Origin of Civilized Societies

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* Book: Origin of Civilized Societies. Rushton Coulborn. Princeton University Press, 1959

URL = https://press.princeton.edu/books/paperback/9780691621944/origin-of-civilized-societies


"The receding of the ice in the last Pleistocene Ice Age, the resulting dessication, and the emigration of peoples into river valleys and other places where control of water required new forms of civilization are here seen as the chief causes of the origin of the seven primary societies-Egyptian, Mesopotamian, Indian, Cretan, Chinese, Middle American, and Andean. Professor Coulborn presents clearly and convincingly a number of significant conclusions concerning the formation of civilized societies as well as an abundantly documented and an analysis of the pertinent data drawn from archaeology, anthropology, and history. He shows how a new religion in each case gave the settlers the needed courage to survive the hazards of difficult physical environment, and he concludes that religious acts occupied a central place in the formation and initial development of all the primary societies."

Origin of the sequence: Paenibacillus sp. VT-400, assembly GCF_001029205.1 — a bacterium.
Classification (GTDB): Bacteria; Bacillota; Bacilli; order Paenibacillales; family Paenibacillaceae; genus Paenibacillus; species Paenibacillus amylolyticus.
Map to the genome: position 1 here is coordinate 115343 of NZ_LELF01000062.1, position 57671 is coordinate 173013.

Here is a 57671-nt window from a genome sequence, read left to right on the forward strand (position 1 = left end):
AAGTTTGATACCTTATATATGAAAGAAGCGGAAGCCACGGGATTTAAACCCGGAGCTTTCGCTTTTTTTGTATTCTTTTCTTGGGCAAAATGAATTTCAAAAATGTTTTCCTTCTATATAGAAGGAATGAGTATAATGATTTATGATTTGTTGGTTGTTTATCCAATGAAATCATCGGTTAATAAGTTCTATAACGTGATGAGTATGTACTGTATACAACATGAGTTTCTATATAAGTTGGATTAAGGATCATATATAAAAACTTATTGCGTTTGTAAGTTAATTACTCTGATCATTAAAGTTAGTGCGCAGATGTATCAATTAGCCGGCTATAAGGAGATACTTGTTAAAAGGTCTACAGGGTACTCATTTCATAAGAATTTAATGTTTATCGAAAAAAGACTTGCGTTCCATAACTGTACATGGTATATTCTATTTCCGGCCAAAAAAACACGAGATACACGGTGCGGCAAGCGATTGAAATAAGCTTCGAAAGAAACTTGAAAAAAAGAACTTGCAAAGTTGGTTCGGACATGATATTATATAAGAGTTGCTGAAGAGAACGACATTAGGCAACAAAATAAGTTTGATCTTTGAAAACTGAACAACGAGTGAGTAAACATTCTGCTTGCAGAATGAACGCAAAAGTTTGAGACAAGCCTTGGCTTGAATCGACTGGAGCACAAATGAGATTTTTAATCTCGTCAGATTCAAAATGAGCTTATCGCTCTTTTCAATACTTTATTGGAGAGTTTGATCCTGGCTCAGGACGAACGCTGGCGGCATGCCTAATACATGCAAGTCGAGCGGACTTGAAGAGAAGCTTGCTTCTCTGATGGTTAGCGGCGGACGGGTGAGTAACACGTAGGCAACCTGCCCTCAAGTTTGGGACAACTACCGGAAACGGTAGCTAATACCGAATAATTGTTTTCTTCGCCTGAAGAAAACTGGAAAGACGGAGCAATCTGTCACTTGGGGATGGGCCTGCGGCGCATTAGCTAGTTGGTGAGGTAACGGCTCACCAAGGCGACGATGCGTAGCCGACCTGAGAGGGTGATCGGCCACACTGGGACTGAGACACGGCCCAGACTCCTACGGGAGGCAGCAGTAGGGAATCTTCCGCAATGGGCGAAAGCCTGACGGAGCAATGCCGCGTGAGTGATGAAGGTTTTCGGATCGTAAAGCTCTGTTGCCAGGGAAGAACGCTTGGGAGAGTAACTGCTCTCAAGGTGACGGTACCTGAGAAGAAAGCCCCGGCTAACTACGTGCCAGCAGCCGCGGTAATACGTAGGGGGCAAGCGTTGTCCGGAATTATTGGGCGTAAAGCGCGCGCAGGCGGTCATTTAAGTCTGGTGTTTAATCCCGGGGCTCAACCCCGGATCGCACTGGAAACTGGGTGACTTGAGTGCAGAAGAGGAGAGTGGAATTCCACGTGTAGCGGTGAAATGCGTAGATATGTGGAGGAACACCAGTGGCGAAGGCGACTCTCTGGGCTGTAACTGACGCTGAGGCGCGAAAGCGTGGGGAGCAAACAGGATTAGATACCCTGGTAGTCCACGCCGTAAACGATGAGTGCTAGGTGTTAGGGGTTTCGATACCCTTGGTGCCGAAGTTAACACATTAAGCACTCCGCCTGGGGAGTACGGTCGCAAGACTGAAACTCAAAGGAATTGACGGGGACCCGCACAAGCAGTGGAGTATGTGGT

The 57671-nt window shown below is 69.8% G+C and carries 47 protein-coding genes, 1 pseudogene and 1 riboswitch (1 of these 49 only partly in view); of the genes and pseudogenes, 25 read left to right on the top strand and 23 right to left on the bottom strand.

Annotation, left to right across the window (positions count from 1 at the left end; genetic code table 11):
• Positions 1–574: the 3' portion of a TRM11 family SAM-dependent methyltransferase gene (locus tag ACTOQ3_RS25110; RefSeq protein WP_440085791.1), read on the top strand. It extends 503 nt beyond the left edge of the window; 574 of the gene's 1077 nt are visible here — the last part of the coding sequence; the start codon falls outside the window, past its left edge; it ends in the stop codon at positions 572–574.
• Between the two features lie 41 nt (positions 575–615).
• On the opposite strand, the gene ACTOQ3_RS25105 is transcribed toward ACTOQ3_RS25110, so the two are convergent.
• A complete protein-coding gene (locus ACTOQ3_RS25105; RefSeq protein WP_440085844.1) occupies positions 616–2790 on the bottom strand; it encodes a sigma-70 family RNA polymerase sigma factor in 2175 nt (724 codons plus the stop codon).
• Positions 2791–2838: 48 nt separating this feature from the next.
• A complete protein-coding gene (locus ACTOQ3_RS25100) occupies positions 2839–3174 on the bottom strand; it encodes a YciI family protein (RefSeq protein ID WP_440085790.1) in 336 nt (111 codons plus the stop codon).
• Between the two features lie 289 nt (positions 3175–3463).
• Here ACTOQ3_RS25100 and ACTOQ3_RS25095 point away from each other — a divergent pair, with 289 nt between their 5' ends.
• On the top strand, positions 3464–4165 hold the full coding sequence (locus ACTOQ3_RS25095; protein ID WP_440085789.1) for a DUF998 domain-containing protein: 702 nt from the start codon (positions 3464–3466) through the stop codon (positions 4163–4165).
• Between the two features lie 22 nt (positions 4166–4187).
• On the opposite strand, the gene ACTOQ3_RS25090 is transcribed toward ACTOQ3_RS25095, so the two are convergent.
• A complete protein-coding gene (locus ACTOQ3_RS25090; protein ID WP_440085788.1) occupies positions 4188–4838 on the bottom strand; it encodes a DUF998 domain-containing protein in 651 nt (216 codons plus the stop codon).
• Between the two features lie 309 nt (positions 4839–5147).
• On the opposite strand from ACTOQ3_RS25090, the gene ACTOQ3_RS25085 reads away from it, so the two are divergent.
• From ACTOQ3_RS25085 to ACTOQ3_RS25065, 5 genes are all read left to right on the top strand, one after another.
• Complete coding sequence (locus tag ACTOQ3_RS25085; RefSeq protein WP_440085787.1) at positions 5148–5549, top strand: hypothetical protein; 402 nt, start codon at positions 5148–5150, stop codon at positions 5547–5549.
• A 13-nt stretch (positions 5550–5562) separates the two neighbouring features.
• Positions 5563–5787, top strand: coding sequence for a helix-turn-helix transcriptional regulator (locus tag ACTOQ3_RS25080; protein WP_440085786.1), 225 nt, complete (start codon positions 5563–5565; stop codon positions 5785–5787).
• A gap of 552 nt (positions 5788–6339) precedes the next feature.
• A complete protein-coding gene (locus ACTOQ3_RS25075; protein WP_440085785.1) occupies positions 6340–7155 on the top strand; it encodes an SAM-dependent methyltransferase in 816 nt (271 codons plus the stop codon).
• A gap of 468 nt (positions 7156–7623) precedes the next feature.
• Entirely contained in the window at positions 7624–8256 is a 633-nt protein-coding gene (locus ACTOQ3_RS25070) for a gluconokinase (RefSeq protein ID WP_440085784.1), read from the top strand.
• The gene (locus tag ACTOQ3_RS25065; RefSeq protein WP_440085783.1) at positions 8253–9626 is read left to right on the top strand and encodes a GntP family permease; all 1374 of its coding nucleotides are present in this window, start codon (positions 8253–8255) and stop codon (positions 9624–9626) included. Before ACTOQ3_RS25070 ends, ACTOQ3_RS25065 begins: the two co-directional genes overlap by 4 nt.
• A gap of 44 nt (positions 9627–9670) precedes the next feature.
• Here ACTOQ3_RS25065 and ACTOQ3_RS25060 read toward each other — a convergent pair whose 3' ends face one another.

Andrew Targowski:

Rushton Coulborn, in his book The Origin of Civilized Societies (1959), debates a very difficult question concerning origins of civilized societies and addresses two questions:

1) Is there a distinction between civilized and primitive societies?

2) Were civilized societies of single or multiple origin?

He reserved the term “civilized” for the large societies and the term “civilization” for their high culture considered abstractly (he was a student of A.L. Kroeber). He found five of the first seven primary civilized societies in river valleys (Egyptian, Mesopotamian, Indian, Andean, Chinese societies), one on a small island (Cretan society) and another in a tropical forest (Middle American society).

Among factors creating these societies, he perceived the following:

  1. warmer climate,
  2. settlement,
  3. creation of religion by the settlers, which led to the creation and integration of these societies,
  4. change of leadership during migrations from more to less dangerous locations,
  5. adaptation to water supplies, and
  6. establishment of a new religion based upon some parts of old religion or brought by newcomers with charismatic leaders (e.g., the Spaniards colonizing America).

The most intriguing part of the author’s method is that he applies comparisons among these civilized societies, which show some analogies and some differences.

For example, he defined one distinction between civilized and primitive societies which is “perfectly clear and is not only quantitative: civilized societies are all subject to a cyclical movement of rise and fall in the course of their development, but no similar movements occur in the development of primitive societies.” From this author’s 21st-century perspective, cyclical development is controlled by growing cognition of a given society, which learns how to survive and develop itself."